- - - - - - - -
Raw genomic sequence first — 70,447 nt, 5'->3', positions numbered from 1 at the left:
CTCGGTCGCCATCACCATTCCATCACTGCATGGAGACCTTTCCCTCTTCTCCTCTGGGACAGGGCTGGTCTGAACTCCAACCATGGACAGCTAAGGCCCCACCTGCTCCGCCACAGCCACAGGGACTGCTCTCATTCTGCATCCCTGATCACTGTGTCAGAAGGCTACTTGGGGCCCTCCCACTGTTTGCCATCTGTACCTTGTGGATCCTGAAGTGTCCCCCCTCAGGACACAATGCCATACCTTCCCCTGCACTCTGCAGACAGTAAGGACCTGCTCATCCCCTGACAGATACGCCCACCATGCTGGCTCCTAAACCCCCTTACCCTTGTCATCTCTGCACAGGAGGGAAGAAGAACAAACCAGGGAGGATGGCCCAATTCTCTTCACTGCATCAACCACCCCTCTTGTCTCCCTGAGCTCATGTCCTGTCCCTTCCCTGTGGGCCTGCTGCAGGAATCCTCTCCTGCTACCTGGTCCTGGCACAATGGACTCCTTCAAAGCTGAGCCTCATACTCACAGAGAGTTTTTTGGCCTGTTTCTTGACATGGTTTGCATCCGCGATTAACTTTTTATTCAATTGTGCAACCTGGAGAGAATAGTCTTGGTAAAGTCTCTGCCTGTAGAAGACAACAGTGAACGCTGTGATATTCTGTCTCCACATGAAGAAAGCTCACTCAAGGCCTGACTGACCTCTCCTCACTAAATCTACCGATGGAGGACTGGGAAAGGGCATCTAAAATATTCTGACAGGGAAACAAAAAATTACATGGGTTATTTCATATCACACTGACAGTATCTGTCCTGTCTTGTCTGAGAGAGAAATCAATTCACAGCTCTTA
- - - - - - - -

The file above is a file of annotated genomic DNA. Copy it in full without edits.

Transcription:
Raw genomic sequence first — 70,447 nt, 5'->3', positions numbered from 1 at the left:
CTCGGTCGCCATCACCATTCCATCACTGCATGGAGACCTTTCCCTCTTCTCCTCTGGGACAGGGCTGGTCTGAACTCCAACCATGGACAGCTAAGGCCCCACCTGCTCCGCCACAGCCACAGGGACTGCTCTCATTCTGCATCCCTGATCACTGTGTCAGAAGGCTACTTGGGGCCCTCCCACTGTTTGCCATCTGTACCTTGTGGATCCTGAAGTGTCCCCCCTCAGGACACAATGCCATACCTTCCCCTGCACTCTGCAGACAGTAAGGACCTGCTCATCCCCTGACAGATACGCCCACCATGCTGGCTCCTAAACCCCCTTACCCTTGTCATCTCTGCACAGGAGGGAAGAAGAACAAACCAGGGAGGATGGCCCAATTCTCTTCACTGCATCAACCACCCCTCTTGTCTCCCTGAGCTCATGTCCTGTCCCTTCCCTGTGGGCCTGCTGCAGGAATCCTCTCCTGCTACCTGGTCCTGGCACAATGGACTCCTTCAAAGCTGAGCCTCATACTCACAGAGAGTTTTTTGGCCTGTTTCTTGACATGGTTTGCATCCGCGATTAACTTTTTATTCAATTGTGCAACCTGGAGAGAATAGTCTTGGTAAAGTCTCTGCCTGTAGAAGACAACAGTGAACGCTGTGATATTCTGTCTCCACATGAAGAAAGCTCACTCAAGGCCTGACTGACCTCTCCTCACTAAATCTACCGATGGAGGACTGGGAAAGGGCATCTAAAATATTCTGACAGGGAAACAAAAAATTACATGGGTTATTTCATATCACACTGACAGTATCTGTCCTGTCTTGTCTGAGAGAGAAATCAATTCACAGCTCTTA